Of course, they’re already sold out…
Of course, they’re already sold out…
The Airbus spacecraft will have to manoeuvre itself into a position to capture these samples that will be packaged inside a football-sized container.
After ingesting this container, the satellite must then prepare it for return to Earth.
This means not only shipping it across hundred of millions of km of space, but also putting the football inside a re-entry capsule that can be dropped into Earth’s atmosphere to land in an American desert.
This would be, indeed, a feat of engineering as well as a first in interplanetary exploration.
But I wouldn’t go so far as to call it an “interplanetary cargo ship.” Unless the intention is to maintain it as a permanent link between research locations (i.e., some kind of permanent orbitor stationed above the Jezero Crater) and research facilities on Earth (or the Moon, or the International Space Station).
Political will is needed in addition to the enormous funding. Semi-privatization, anyone?
This is Arisa, the “Information Robot.” It was recently installed at Yamato-Saidaiji, a Kintetsu Railway station in Nara City that I travel through to go to work.
Actually, today I went through the station on my way to renew my driver’s license. Interacting with the robot was much easier.
She (oops, I mean “it”?) can speak four languages (Japanese, English, Mandarin, and Korean) at the touch of a panel. But the functionality is still only limited to basic phrases about where to change trains and which platform to use. Still, it’s a first step (toward replacing human-controlled info booths, so get started learning programming, kiddos!).
The future of Mars (and beyond) is multicultural, multiethnic, and multilingual.
Also, this is a pretty cool website design.
“Rather than turn Family Mart branches into essentially giant vending machines, where products are automatically replaced after a customer selects one for purchase, the plan is to use remote-control robots, operated by human beings using VR terminals at a separate location.”
Hmm. The real avatar?
“In the future, our system could be part of a global quantum network transmitting quantum signals to receivers on Earth or on other spacecraft,” says Aitor Villar, lead author of the study. “These signals could be used to implement any type of quantum communications application, from quantum key distribution for extremely secure data transmission to quantum teleportation, where information is transferred by replicating the state of a quantum system from a distance.”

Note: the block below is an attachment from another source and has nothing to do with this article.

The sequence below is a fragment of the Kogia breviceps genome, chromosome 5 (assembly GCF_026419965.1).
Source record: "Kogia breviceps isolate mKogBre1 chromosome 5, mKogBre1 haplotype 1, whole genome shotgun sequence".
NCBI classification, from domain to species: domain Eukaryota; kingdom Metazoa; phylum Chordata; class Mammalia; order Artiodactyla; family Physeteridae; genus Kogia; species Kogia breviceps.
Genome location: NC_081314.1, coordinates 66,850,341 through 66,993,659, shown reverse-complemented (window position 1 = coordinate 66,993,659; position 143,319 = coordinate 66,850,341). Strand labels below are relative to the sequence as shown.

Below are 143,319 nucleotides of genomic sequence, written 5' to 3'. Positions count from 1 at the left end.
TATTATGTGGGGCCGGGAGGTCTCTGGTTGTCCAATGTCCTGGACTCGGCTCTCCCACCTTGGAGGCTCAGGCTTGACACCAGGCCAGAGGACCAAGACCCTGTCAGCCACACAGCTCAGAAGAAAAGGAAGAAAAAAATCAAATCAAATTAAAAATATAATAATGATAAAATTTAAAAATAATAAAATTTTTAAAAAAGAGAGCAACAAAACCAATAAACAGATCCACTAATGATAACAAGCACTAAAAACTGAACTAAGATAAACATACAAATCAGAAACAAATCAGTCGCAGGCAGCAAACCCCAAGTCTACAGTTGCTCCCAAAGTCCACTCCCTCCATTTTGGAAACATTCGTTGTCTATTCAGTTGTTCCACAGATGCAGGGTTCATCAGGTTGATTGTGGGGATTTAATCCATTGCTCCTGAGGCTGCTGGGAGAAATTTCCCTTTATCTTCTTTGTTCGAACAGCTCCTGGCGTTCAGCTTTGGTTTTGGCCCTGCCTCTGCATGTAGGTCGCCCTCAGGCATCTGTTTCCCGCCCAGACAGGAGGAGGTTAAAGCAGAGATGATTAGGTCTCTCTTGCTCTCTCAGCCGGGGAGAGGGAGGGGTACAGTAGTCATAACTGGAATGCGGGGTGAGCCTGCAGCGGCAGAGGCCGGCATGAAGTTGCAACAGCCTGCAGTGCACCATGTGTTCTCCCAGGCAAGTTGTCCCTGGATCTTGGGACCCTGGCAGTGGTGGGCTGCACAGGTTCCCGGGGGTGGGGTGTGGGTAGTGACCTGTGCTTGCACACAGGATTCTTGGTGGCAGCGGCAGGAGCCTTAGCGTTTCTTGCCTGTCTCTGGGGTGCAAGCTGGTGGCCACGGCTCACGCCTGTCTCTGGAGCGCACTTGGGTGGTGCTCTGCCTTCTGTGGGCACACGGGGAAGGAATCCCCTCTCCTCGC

OK, OK, so it’s not the first time quantum entanglement has been demonstrated. But it sure is the smallest. Only 20 cm by 10 cm!
Now we only need a few thousand of these things and a way of somehow making tangled photons actually carry encrypted messages…
(Sorry, thinking of the SF novel I should have published by now…still figuring out the last two chapters!)
See more at New Atlas (note: I seriously doubt the CubeSat actually looks like that picture when it’s doing its thing).
By studying Mars’ green glow, the researchers can understand the structure of this layer in the planet’s atmosphere, better understand its altitude range and even observe any changes in reaction to the sun.
First time to see a “green glow” around another planet. In the case of Earth, it’s mostly caused by oxygen, but Mars’ glow is primarily CO2.
So there really ARE “Green Martians.” Just don’t turn and run!
One day, maybe sooner than we think, a consideration of the ethics of the treatment of rational, sentient machines might turn out to be more than an abstract academic exercise.
From last June, but still a worthy topic for debate, particularly as the use of robots increases for retirement homes, nursery school programs, hotel reception lobbies… (also the topic of a short story I wrote in 2000 but still haven’t published outside of a grad student journal…)
Check out the link below for more detailed explanations and a neat video.
‘As far as audio recordings, we previously had only 48 minutes of off-air audio of the BBC coverage from another source. Now thanks to you we have over eight hours!’
It’s been considerably less time since news recordings of Apollo 11 from *outside* the US were discovered. Just over half a year. Audio only. Bummer. But at least you get a different perspective (always a good thing when it comes to news).
Check it out (and download it, if you like), thanks to Steve Hurley at explainingscience.org/2020/02/17/british-coverage-of-apollo-11/
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